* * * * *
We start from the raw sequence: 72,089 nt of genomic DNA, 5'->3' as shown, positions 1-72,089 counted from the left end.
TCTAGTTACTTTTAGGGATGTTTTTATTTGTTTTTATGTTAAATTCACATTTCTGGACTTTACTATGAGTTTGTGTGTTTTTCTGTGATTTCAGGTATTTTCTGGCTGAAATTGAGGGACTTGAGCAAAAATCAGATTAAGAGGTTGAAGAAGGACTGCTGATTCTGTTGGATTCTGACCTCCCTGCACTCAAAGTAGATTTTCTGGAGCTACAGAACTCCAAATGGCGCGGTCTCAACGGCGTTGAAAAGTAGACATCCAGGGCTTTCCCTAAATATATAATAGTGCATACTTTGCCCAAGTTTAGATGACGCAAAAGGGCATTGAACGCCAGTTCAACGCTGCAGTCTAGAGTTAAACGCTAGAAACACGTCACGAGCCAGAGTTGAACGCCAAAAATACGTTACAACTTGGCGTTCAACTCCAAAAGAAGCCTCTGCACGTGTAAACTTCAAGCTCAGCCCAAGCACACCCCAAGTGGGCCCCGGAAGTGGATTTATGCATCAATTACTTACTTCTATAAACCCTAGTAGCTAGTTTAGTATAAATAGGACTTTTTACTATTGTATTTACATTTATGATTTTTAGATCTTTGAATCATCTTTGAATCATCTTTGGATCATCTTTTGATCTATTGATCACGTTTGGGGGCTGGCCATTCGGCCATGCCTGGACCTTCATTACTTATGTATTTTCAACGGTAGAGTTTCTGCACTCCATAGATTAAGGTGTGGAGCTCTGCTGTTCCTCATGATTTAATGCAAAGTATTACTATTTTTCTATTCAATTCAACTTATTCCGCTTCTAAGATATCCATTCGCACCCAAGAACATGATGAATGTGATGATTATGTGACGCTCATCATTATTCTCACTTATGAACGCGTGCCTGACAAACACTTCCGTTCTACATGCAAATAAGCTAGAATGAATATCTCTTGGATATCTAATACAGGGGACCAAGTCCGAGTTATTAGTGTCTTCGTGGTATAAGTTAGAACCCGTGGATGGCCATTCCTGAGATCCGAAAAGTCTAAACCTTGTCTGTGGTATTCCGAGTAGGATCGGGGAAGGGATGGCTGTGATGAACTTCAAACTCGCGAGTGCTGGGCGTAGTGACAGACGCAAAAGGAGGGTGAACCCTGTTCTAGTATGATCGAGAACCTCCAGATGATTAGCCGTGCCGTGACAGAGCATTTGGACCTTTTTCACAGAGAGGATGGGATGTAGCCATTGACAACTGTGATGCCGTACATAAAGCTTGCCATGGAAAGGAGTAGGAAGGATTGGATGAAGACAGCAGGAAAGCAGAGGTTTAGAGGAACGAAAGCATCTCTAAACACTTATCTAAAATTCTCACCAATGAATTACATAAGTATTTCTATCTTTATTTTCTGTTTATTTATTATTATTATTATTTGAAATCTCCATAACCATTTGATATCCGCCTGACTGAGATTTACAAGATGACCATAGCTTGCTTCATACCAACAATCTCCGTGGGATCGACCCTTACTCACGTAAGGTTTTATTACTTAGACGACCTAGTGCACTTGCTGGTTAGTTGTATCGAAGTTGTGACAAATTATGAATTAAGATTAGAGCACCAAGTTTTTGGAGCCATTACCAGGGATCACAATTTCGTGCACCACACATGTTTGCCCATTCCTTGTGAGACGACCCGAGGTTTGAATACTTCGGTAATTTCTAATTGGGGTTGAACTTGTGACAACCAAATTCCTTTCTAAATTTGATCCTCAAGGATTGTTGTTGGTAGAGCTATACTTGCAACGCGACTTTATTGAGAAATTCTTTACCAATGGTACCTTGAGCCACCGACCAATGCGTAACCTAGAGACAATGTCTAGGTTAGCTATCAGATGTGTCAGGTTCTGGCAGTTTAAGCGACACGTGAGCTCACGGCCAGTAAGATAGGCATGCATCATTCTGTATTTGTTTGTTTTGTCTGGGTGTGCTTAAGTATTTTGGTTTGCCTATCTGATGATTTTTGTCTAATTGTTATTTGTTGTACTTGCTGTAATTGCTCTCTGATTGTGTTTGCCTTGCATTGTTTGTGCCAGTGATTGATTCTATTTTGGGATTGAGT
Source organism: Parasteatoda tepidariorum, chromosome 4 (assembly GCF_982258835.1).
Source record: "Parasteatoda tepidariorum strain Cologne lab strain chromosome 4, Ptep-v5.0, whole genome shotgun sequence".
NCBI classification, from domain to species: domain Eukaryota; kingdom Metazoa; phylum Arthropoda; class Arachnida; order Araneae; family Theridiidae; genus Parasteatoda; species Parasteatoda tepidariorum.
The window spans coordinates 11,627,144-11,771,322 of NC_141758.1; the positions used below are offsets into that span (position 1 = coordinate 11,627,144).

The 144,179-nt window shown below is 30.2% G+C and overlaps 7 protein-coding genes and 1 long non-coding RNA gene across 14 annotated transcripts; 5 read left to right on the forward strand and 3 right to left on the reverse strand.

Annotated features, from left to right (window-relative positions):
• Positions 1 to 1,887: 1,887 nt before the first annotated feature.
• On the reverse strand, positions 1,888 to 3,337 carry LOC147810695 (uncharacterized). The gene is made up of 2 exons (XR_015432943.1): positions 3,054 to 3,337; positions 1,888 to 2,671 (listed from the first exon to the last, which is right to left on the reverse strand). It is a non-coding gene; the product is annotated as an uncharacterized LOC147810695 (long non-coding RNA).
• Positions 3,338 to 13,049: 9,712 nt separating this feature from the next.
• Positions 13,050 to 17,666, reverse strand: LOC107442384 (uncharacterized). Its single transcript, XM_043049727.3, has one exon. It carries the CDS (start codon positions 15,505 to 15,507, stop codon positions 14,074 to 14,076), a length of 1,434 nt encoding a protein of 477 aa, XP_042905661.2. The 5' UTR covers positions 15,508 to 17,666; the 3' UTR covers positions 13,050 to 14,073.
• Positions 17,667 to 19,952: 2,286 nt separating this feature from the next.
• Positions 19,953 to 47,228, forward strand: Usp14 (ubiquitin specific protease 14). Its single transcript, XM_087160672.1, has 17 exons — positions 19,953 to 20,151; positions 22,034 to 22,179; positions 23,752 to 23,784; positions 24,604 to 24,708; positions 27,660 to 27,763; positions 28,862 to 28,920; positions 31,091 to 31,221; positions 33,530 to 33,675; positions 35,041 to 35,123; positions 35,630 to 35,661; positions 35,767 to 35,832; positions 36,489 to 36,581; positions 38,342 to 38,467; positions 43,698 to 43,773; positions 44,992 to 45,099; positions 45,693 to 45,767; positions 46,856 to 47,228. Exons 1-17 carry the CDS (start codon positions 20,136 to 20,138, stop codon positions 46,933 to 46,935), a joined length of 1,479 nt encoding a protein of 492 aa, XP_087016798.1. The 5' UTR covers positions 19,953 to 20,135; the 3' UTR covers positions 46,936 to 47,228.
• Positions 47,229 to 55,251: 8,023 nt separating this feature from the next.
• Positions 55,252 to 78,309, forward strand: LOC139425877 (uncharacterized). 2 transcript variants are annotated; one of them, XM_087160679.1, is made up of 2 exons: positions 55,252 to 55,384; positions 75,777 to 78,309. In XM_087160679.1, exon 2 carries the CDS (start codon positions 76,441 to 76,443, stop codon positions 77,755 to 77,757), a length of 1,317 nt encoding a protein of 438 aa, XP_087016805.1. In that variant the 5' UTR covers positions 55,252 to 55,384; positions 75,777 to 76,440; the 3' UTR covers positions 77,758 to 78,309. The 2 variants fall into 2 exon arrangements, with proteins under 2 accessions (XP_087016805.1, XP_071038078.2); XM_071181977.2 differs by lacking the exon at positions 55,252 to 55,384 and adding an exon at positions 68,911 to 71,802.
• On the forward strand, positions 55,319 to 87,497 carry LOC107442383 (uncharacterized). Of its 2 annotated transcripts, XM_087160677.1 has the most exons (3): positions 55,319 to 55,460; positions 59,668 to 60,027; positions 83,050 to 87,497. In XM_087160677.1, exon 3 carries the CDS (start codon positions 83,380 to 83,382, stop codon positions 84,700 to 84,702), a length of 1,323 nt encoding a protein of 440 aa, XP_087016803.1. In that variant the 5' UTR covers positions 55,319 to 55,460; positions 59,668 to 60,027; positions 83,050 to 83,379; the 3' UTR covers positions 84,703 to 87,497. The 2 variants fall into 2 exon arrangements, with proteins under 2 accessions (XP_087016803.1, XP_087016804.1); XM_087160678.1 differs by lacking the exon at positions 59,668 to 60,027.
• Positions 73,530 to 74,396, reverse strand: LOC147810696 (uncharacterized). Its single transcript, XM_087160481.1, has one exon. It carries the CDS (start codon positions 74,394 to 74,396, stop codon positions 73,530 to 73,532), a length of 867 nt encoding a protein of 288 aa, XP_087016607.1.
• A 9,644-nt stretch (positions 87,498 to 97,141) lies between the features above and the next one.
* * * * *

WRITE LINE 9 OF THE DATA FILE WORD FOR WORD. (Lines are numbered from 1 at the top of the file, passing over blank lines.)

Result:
• Positions 1 to 1,887: 1,887 nt before the first annotated feature.